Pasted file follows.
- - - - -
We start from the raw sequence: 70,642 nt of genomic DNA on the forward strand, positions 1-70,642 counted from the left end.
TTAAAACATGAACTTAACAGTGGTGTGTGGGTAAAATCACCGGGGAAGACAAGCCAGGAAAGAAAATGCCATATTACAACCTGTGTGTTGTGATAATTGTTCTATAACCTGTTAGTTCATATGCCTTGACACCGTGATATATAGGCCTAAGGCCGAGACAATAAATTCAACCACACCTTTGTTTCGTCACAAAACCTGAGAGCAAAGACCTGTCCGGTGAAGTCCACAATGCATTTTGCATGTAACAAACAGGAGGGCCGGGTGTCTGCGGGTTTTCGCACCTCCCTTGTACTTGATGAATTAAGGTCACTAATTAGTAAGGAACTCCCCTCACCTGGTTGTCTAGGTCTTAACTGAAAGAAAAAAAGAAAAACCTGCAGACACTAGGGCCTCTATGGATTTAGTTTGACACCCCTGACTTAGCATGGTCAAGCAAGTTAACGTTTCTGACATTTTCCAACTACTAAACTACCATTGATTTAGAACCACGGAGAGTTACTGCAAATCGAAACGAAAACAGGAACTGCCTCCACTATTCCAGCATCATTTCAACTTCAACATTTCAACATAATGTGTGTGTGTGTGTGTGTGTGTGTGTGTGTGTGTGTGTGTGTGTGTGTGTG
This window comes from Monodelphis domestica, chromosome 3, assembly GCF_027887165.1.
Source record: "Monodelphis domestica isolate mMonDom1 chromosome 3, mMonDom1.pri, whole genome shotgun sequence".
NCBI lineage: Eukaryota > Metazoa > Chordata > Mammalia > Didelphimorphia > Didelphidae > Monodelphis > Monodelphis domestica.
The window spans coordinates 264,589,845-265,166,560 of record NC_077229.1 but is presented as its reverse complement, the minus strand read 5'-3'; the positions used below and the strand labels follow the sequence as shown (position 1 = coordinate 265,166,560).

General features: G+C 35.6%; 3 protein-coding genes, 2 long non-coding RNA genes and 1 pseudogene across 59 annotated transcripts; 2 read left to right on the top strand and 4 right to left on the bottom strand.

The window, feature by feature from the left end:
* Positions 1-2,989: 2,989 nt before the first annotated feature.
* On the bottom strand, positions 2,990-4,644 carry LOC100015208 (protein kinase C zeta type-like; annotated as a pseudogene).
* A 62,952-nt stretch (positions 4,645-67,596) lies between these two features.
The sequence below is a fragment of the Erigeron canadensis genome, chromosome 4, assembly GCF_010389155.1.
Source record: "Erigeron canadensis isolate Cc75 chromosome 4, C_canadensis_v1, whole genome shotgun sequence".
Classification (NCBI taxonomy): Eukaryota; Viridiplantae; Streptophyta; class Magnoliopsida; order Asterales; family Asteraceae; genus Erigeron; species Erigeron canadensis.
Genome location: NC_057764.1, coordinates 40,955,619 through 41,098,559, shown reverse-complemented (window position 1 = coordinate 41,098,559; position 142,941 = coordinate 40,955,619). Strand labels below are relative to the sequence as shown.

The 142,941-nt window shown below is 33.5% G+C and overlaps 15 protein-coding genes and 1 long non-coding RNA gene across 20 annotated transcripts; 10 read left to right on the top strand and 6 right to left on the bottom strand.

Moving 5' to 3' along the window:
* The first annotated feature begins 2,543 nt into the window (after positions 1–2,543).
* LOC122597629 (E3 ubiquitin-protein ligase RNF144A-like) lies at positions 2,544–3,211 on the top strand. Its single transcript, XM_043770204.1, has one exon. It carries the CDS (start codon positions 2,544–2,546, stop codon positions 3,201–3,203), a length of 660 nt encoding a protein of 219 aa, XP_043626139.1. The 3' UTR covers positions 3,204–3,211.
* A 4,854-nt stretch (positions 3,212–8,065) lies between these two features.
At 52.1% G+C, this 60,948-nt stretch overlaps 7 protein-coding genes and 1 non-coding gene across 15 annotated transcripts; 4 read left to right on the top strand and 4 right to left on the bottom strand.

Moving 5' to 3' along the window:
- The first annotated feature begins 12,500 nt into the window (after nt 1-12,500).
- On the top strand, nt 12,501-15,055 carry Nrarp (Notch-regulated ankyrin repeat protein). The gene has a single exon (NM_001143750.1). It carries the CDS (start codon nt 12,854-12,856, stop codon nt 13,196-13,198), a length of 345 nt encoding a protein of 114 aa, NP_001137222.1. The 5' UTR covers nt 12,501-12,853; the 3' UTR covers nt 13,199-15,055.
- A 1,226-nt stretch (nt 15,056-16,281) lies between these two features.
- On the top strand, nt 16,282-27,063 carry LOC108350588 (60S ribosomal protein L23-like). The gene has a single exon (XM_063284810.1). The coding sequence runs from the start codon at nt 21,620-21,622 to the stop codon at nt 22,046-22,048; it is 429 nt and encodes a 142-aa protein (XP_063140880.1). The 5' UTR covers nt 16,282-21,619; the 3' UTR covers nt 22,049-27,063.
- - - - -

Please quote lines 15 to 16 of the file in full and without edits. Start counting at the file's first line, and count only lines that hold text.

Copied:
Genome location: NC_057764.1, coordinates 40,955,619 through 41,098,559, shown reverse-complemented (window position 1 = coordinate 41,098,559; position 142,941 = coordinate 40,955,619). Strand labels below are relative to the sequence as shown.

The 142,941-nt window shown below is 33.5% G+C and overlaps 15 protein-coding genes and 1 long non-coding RNA gene across 20 annotated transcripts; 10 read left to right on the top strand and 6 right to left on the bottom strand.